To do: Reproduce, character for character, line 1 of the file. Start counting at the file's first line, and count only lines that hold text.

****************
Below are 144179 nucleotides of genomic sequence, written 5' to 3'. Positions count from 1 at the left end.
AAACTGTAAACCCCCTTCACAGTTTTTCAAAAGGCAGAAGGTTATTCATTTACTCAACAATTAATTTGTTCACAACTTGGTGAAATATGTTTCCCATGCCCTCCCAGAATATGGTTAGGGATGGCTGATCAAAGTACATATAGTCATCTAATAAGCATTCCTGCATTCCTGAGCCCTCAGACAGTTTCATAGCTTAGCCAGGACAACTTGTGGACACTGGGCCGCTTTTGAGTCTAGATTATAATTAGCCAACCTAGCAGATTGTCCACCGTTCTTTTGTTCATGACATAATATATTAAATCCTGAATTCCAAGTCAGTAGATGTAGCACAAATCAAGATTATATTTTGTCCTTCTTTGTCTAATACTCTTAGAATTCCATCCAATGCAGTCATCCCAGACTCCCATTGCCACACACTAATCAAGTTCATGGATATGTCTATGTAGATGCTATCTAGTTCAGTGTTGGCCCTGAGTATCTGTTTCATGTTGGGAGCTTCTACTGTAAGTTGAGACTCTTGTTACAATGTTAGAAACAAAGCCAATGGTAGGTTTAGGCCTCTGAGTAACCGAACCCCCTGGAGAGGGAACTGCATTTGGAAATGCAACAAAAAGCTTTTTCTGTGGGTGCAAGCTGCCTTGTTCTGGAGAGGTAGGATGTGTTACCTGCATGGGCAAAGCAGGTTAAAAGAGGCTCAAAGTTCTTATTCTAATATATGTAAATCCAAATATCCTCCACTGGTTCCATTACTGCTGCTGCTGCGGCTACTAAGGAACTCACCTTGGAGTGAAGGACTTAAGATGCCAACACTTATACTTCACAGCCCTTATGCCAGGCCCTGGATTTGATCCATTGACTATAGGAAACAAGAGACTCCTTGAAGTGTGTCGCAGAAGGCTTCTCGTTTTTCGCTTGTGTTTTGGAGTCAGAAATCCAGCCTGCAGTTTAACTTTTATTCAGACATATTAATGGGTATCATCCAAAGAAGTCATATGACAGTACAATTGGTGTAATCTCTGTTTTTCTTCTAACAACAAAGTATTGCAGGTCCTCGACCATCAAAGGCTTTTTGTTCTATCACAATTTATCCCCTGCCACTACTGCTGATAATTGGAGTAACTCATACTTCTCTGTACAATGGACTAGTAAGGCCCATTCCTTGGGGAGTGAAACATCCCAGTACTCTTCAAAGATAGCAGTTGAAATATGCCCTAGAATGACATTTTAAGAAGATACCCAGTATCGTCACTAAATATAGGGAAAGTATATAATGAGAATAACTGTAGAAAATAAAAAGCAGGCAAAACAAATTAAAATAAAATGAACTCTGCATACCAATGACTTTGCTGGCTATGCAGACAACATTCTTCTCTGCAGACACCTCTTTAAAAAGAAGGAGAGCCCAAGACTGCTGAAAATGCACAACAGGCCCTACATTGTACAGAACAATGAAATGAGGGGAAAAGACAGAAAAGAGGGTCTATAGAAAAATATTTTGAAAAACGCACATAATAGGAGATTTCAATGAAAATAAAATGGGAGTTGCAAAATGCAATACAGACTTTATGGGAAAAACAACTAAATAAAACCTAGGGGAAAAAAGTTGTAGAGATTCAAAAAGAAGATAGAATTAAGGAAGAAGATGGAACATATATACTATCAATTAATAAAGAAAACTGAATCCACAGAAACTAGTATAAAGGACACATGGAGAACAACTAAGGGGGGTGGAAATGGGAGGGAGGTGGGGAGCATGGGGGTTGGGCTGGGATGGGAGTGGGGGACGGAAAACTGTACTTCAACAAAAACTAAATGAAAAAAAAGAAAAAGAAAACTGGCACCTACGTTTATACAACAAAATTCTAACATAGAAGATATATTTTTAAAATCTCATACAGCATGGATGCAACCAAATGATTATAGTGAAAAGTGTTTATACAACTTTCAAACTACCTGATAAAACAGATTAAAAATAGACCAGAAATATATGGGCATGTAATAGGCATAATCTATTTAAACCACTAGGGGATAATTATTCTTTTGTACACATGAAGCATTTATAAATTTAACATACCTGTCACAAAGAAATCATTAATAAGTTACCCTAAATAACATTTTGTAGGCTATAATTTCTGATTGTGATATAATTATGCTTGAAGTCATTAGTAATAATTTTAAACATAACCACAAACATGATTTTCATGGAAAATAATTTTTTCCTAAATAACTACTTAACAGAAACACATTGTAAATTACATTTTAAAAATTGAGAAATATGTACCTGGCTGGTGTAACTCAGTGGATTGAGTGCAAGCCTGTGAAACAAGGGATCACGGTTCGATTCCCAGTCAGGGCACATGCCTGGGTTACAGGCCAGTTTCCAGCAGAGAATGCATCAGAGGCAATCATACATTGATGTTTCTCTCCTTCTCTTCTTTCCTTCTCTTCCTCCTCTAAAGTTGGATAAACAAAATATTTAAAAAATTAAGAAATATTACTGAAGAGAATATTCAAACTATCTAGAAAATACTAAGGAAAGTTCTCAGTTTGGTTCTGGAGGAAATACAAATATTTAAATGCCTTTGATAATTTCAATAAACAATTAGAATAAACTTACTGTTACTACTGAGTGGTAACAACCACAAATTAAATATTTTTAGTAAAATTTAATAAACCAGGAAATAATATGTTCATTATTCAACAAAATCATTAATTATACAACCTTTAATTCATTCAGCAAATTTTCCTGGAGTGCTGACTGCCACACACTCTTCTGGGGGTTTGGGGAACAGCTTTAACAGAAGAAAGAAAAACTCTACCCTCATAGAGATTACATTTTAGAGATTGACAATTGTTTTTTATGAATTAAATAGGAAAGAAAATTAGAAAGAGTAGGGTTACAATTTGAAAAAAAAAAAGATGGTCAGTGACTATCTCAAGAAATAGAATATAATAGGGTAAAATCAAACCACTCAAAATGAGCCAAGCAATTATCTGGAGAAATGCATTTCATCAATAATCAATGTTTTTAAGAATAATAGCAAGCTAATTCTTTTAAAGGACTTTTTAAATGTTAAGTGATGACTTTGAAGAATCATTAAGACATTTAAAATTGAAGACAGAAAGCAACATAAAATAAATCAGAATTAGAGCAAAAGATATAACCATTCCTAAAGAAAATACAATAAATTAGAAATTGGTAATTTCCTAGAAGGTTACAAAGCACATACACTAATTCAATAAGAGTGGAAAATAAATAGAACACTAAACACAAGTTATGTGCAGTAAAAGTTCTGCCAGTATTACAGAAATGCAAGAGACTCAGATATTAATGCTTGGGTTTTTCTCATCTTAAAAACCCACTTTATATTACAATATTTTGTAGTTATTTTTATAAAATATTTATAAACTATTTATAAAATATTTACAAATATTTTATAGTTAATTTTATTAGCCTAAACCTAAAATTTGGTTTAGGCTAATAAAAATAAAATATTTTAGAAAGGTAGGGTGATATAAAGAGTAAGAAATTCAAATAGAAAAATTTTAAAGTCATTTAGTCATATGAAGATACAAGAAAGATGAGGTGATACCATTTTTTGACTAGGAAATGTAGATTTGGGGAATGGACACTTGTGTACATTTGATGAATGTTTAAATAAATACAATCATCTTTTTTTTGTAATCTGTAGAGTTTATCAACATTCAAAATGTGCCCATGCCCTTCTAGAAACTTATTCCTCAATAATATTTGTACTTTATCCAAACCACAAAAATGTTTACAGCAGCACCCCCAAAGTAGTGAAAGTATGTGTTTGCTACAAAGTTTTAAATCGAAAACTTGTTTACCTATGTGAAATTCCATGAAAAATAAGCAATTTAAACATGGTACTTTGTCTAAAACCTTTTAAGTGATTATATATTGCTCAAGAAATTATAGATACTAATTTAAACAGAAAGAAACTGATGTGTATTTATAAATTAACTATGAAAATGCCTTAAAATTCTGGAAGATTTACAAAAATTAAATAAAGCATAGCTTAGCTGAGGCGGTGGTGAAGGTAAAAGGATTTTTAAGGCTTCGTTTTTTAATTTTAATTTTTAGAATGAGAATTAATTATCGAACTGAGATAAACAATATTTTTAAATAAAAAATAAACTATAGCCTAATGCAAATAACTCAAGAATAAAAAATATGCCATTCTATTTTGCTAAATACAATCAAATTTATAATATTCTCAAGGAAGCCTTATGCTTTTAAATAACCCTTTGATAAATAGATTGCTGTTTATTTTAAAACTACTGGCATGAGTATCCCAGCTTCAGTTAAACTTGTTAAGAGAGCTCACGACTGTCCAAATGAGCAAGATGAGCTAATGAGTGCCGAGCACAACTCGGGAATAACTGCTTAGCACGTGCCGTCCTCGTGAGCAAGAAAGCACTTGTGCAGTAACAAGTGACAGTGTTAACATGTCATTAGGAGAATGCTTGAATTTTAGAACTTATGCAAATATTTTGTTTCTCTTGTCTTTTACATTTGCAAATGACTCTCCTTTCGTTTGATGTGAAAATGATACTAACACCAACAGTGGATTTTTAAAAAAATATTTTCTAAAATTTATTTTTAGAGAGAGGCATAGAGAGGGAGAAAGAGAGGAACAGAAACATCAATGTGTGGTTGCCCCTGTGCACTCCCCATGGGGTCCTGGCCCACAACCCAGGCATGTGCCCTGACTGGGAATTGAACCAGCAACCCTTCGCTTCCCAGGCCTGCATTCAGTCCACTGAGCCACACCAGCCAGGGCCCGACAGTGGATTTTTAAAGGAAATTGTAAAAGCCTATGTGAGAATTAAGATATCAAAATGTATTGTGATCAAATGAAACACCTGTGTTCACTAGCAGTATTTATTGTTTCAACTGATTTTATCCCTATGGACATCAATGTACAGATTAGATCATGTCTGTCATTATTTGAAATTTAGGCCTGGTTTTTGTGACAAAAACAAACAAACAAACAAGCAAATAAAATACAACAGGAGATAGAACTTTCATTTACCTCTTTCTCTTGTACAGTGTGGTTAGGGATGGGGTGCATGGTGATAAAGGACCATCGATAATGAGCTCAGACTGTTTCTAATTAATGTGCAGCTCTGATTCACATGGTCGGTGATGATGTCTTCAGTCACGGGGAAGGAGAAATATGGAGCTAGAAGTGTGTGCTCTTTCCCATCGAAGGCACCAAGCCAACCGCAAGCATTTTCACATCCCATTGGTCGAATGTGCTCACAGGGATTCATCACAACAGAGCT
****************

Below are 144179 nucleotides of genomic sequence, written 5' to 3'. Positions count from 1 at the left end.